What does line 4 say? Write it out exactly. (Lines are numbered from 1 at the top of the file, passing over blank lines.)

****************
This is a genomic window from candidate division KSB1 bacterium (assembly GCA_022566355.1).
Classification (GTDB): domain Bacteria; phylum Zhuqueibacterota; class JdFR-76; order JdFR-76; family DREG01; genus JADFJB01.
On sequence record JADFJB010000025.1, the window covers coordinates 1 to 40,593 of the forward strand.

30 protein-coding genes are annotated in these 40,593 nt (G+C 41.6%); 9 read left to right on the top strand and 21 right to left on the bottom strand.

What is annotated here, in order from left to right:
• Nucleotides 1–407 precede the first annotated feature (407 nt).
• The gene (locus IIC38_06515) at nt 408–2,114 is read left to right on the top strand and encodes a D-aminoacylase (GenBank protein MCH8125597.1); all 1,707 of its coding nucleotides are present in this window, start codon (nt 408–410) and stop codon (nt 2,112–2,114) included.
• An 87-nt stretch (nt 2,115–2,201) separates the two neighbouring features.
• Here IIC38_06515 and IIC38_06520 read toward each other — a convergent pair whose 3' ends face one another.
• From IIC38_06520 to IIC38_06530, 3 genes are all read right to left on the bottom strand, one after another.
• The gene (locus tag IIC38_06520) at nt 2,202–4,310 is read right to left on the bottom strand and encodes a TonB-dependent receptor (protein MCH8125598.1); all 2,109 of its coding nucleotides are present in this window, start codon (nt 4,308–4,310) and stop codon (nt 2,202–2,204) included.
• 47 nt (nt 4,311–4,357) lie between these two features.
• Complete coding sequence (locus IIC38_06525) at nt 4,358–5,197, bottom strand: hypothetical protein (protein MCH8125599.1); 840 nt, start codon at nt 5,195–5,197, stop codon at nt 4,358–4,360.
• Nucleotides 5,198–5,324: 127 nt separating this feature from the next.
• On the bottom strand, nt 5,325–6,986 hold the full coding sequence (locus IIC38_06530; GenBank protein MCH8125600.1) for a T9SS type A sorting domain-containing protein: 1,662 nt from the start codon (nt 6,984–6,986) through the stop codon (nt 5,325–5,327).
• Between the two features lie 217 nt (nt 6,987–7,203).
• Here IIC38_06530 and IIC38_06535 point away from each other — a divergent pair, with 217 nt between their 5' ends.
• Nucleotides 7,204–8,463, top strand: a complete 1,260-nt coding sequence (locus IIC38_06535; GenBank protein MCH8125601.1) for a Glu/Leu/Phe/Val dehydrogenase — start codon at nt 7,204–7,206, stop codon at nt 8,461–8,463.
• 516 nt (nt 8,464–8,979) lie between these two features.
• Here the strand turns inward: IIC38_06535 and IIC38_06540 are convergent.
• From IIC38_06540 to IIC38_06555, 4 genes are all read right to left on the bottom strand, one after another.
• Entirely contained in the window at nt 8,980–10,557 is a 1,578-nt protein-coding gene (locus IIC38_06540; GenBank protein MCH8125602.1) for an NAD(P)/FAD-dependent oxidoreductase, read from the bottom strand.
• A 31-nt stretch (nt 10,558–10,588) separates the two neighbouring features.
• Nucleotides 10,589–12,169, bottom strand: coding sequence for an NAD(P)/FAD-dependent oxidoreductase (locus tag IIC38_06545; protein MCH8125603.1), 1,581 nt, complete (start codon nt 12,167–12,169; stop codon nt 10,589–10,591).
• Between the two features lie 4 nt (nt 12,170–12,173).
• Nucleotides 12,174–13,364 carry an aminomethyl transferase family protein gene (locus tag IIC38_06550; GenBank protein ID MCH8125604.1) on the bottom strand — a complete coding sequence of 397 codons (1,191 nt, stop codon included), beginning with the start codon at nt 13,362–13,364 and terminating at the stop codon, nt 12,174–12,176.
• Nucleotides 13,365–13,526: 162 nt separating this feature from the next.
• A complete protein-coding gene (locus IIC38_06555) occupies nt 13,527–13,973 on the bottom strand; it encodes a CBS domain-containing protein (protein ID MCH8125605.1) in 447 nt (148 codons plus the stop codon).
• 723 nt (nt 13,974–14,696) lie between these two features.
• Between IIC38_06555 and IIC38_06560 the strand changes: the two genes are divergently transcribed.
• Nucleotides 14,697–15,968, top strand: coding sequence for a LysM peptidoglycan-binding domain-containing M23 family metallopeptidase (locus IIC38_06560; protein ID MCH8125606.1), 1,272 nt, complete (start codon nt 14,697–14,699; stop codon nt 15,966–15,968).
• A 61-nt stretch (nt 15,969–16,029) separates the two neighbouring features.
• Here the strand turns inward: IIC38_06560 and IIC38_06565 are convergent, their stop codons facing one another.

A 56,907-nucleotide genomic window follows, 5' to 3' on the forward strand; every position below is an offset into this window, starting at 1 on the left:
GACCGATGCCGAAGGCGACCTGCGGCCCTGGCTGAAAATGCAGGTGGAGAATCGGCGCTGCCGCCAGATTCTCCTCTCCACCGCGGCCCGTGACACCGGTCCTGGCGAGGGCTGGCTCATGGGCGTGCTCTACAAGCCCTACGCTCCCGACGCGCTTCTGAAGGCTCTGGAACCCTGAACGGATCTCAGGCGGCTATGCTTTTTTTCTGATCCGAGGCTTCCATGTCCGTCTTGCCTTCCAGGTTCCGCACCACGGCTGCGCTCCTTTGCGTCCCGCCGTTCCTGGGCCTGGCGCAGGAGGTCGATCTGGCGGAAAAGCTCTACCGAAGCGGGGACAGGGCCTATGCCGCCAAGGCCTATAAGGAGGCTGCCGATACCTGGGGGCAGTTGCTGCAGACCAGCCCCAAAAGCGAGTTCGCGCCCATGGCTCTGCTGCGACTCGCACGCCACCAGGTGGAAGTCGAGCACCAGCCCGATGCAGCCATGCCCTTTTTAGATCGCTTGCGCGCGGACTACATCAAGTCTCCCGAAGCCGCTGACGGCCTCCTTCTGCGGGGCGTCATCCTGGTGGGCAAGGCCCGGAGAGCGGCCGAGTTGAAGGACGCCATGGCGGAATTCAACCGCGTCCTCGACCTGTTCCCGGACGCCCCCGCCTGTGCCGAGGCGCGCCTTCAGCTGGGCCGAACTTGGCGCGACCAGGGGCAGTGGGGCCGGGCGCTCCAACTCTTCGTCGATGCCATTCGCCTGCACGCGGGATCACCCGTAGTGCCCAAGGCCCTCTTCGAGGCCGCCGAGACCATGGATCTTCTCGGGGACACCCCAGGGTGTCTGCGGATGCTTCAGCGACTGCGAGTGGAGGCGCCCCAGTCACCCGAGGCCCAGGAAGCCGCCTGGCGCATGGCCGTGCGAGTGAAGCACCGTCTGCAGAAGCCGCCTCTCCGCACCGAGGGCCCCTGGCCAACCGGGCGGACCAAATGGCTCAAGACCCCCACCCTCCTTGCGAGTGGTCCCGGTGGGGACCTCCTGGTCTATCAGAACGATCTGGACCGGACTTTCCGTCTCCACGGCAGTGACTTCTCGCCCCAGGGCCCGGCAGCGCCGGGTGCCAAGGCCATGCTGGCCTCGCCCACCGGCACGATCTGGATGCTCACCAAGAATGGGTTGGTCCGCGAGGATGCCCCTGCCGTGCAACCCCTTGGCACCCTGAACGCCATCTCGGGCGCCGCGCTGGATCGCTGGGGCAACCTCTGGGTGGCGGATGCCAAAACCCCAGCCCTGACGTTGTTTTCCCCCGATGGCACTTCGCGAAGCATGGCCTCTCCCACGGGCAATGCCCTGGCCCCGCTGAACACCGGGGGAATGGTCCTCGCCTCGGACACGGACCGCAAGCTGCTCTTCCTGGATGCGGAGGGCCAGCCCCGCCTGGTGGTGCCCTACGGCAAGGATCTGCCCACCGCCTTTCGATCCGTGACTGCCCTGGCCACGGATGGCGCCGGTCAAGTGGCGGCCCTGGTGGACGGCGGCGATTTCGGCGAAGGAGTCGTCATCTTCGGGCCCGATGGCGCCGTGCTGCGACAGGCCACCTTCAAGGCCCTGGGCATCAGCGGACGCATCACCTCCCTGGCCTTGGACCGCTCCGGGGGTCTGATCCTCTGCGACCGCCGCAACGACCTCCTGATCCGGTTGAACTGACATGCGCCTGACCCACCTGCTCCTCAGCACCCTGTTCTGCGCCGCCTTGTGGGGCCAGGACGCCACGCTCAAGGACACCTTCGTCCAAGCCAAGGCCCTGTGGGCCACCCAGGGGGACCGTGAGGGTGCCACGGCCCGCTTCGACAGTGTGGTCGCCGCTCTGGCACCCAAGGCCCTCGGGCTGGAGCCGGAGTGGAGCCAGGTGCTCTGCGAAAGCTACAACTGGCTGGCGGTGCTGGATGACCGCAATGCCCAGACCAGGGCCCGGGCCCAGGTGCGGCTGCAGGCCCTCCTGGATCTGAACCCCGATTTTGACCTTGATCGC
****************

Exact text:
30 protein-coding genes are annotated in these 40,593 nt (G+C 41.6%); 9 read left to right on the top strand and 21 right to left on the bottom strand.